New to the Used Market: 2018 Audi RS4 Avant

Are there any other manufacturers that do the whole super-fast estate thing as well as Audi? Certainly none have been at it for as long, with the first seriously rapid RS Audi wagon dating back to the RS2 of 1994 (even if it was co-developed with Porsche).

Next in line, in 1999, was the very first RS4. Powered by a twin-turbo V6 with 382bhp it delivered monster performance, and looked the part too thank to its wildly flared arches and dropped ride height. However, it was the later B7 generation RS4 from 2006 that is widely regarded as the best of the breed, in part because its 414bhp V8 is an absolute gem of an engine, but also because the handling shattered stereotypes of fast Audis only being fun to drive in a straight line.

Another V8 RS4, known as the B8, followed in 2012, but come the launch of the latest model earlier this year it was clear that the case for big, naturally aspirated engines no longer worked. So it was that when Audi pulled the wraps off the latest RS4 it did so knowing that under the bonnet the engine was back to being a V6, this time 2.9 litres in capacity and with two turbochargers to produce a very healthy 444bhp and 443lb ft of torque.

‘Effortless’ is perhaps not the first word you expect to associate with an ultra-high performance Audi, but that’s exactly the impression given off by the new RS4. That’s what having maximum torque from 1,900rpm through to 5,000rpm will do for you, ensuring there’s instant and easy pulling power regardless of which of the eight ratios the torque converter automatic gearbox happens to be in.

That’s all assuming you leave the car in one of its softer driving modes, where the throttle response is normal, the steering is light and the gearbox works with an eye towards fuel economy (more of which in a minute). Switch to Dynamic in the Drive Select menu and things become much more serious. That V6, quiet until now, is encouraged to rev out (particularly so if you take control with the steering wheel-mounted paddles), the steering becomes firm, and the quattro all-wheel-drive system does its utmost to tear chunks out of the road surface below. Driven properly the RS4 is rapid and then some, firing from 0-62mph in just 4.1 seconds and piling on speed thereafter with ruthless efficiency.

In its more aggressive chassis modes the RS4 also offers a truly absorbing driving experience, and while it majors on grip rather than toasting its rear tyres with big slides, that’s not to say it’s not still an awful lot of fun. Plus, when the road is wet there’s very little indeed that would see which way a well-driven RS4 went, regardless of whether you’re exploiting all that power in a straight line or flicking the car from one turn to the next.

If this all sounds like you’re reading about some trick four-wheel-drive supercar, it’s because you are. It’s just that this one happens to have room to seat five people and a 505-litre boot that’ll accommodate the family hound (travel sickness permitting).

Being an Audi the interior is a delight, not too flashy, perfectly functional and beautifully screwed together. That doesn’t mean plain, though. RS Audis after all come with such embellishments as heated RS Super Sports seats, bespoke badging and plenty of standard equipment, including the company’s Virtual Cockpit digital dials (pictured below), three-zone climate control and an 8.3-inch central infotainment screen.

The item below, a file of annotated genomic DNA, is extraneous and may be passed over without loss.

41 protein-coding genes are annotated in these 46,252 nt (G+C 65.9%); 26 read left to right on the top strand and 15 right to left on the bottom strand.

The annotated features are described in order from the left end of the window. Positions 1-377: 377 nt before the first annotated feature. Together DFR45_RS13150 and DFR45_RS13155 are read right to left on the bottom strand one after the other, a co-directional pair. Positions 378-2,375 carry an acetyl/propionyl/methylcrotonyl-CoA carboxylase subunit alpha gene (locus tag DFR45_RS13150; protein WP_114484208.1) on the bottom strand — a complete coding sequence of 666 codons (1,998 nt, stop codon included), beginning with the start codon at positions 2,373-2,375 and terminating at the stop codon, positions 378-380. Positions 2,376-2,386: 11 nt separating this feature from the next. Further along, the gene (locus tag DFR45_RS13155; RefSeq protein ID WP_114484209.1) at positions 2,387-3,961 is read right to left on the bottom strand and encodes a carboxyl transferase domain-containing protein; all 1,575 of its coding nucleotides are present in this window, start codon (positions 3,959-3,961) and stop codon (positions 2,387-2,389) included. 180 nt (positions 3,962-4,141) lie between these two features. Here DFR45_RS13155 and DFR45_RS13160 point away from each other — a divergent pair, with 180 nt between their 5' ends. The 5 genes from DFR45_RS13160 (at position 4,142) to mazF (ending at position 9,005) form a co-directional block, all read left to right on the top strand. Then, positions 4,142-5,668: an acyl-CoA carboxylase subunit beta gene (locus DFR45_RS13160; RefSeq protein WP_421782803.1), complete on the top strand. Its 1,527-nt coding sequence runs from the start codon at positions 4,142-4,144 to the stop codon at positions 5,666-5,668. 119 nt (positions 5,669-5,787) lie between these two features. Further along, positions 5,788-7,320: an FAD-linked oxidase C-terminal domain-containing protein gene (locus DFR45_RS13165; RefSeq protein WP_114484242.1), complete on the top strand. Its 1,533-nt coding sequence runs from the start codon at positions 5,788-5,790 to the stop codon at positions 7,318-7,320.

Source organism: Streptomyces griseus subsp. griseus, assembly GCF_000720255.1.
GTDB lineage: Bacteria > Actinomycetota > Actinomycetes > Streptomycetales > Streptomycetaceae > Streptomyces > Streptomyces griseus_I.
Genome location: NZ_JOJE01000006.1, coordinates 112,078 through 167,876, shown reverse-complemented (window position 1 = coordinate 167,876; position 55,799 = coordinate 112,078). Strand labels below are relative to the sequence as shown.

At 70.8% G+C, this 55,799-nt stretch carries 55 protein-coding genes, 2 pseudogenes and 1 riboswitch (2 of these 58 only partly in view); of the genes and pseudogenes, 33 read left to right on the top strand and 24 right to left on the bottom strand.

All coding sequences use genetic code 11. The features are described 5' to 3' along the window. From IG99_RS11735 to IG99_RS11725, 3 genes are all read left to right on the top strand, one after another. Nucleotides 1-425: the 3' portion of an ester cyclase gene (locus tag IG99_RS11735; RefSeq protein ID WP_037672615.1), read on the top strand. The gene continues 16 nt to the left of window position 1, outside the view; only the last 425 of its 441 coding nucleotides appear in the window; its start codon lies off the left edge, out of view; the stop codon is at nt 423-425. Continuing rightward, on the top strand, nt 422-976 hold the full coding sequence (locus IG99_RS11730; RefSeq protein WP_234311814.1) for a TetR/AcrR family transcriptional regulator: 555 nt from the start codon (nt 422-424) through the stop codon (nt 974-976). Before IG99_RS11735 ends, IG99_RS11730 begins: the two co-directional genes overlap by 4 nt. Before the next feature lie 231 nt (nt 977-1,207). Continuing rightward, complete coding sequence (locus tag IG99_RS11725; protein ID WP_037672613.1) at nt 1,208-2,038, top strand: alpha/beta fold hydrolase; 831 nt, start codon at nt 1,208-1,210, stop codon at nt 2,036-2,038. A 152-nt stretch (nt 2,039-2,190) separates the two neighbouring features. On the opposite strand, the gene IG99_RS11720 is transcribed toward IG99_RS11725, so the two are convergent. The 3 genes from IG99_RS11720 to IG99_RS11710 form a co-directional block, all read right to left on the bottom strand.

On the subject of being sensible we should also talk about the fuel economy, which compared with the old V8 RS4 has improved from 26.4mpg on the EU Combined cycle to 32.1mpg, with a corresponding drop in CO2 emissions from 317g/km to 299k/km. Of course, the RS4 will still guzzle super unleaded if you nail the throttle, but equally should you want to ease off it can be a genuinely (sort of) sensible family car. That’s particularly so if you track down one with the optional Dynamic Ride Control adaptive suspension, which in its softer setting offers decent levels of comfort.

With the 2018 Audi RS4 now available to buy used as well as new it is possible to save yourself not only a long wait for your car to be built, but also a four-figure sum off what is a new list price of more than £62,000. These are cars, remember, that should still be well within their original three-year warranty, although do always confirm this prior to purchase.

What’s more, just like when ordering new, used buyers have a choice between the ‘standard’ RS4 and the upgraded Carbon Edition. To buy new the latter would be £72,000, and yet Audi Approved Used examples with less than 10,000 miles on the clock and all the usual Carbon extras available (think 20-inch wheels, sports exhaust and plenty of carbon trim) can be found on CarGurus for several thousand pounds less than that.

Of course, if buying used your name won’t be the first on the car’s registration document, and nor will you be able to choose the precise specification. But as a quick way into one of the fastest estates of all, buying used can make a lot of sense – particularly when you’re armed with dealer ratings and the reassurance of CarGurus Instant Market Value technology to tell you if a particular price represents a fair deal.
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